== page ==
Sometimes a cigar is just a cigar. That could never be said of a Padron. José Padron has put so much into the cigars that bear his name that both have earned the highest respect from those who know them. Both are Cuban to the core. And both are guaranteed to put a smile on your face.
Hand-rolled Padron cigars, like the man they're named after, have roots that reach all the way back to 15th-century Spain. Spanish explorers discovered the Central American tradition of smoking string-tied rolls of select tobacco leaves. In fact, the Spanish word cigarro, from which "cigar" is derived, was probably an adaptation of sik'ar - the Mayan term for smoking. The tobacco and the tradition these explorers subsequently introduced to Spain became widely adopted throughout Europe two centuries later. Cigars found their way to North America with the Connecticut settlement in 1633.
Cigars have always been associated with success. And no cigar exudes success more sweetly than Padron cigars - for José Padron's personal story ranks up there with some of the great American success stories of all time. Raised in Piñar del Rio, Cuba, José was trained at an early age in the ways of tobacco cultivation and the fine art of hand rolling cigars. Just like his father and grandfathers before him.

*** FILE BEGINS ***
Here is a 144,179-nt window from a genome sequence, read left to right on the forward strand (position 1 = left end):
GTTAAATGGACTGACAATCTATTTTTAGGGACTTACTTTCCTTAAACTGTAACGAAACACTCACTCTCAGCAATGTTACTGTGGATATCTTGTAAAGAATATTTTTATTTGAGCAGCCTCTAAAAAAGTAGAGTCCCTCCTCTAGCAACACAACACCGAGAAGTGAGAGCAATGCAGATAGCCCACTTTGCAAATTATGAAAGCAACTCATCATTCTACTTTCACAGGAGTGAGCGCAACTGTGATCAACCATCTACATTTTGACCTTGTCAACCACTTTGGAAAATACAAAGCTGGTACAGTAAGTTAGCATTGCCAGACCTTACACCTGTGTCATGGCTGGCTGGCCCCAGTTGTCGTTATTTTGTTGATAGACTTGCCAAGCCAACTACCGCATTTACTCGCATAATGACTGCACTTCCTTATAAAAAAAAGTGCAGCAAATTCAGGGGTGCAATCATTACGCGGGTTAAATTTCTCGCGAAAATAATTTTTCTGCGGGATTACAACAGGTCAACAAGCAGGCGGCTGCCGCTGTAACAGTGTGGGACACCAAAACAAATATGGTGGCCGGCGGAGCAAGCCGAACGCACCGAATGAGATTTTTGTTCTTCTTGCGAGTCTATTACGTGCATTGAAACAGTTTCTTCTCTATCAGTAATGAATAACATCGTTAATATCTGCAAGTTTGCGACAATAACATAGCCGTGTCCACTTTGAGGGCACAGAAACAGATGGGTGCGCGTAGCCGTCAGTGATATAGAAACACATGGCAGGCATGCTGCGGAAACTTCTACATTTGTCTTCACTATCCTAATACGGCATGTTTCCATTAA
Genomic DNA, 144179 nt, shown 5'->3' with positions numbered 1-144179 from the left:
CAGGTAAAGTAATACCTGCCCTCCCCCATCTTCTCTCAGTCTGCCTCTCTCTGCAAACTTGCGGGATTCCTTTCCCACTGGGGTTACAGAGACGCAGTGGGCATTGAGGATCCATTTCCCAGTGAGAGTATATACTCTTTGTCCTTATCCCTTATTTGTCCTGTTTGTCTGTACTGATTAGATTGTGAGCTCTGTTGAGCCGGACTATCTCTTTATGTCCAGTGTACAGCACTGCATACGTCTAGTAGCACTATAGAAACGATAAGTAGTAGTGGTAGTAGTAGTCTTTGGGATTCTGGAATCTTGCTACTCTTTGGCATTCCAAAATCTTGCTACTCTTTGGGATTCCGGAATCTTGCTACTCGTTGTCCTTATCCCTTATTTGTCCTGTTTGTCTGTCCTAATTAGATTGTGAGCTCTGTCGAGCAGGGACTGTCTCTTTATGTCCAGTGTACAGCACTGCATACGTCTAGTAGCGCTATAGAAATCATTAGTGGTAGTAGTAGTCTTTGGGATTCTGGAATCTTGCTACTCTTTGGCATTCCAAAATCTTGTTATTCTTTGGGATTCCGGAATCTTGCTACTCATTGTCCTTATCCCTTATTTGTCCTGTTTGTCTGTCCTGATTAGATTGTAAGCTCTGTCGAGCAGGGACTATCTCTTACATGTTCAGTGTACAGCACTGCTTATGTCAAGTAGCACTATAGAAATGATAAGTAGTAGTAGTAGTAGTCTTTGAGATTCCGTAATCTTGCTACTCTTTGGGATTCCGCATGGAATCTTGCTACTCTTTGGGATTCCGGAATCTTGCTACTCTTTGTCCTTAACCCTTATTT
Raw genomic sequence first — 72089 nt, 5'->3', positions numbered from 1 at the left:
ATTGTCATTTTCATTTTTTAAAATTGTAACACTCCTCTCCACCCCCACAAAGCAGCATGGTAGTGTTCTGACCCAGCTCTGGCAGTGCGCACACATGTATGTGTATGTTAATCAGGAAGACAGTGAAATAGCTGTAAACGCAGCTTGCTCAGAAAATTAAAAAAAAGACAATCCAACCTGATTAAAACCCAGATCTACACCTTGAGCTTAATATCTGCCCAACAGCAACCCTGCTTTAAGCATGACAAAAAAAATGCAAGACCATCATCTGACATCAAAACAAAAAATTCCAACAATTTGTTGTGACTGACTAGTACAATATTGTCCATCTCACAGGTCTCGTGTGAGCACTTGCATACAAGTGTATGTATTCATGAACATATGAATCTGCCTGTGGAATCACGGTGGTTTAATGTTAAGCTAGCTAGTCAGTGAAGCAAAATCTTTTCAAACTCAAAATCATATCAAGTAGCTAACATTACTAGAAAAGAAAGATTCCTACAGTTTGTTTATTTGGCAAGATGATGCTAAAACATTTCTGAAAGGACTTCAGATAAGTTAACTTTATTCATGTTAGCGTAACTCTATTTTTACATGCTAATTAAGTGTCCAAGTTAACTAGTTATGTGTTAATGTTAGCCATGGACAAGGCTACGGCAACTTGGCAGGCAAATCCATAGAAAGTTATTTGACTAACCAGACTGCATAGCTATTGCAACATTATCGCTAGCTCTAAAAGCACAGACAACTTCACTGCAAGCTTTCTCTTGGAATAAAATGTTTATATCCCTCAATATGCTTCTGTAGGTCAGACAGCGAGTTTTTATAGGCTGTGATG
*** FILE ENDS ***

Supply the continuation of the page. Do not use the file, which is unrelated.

The political tensions in Cuba following Fidel Castro's rise - not to mention the confiscation of the family's tobacco plantation - forced José to flee with his wife and young children in tow to the land of his ancestors in Spain. Less than a year later, they came to the U.S. through New York and finally settled in Miami.
For over two and a half years, José worked an assortment of odd jobs - anything to keep his family fed. Still, he managed to set aside a little cash over time, and on September 8, 1964, José put everything he owned into his dream: planting the tobacco seeds he managed to secret away from Cuba. Renting a small warehouse in Little Havana, he and a single employee began producing cigars by day, which he then sold at night. In 1965, they sold 66,000 cigars. Today, they sell more than that every week. Meanwhile, the Padron grandchildren are being trained in the ways of tobacco cultivation and the fine art of hand rolling cigars. Just like the generations of Padrons before them.
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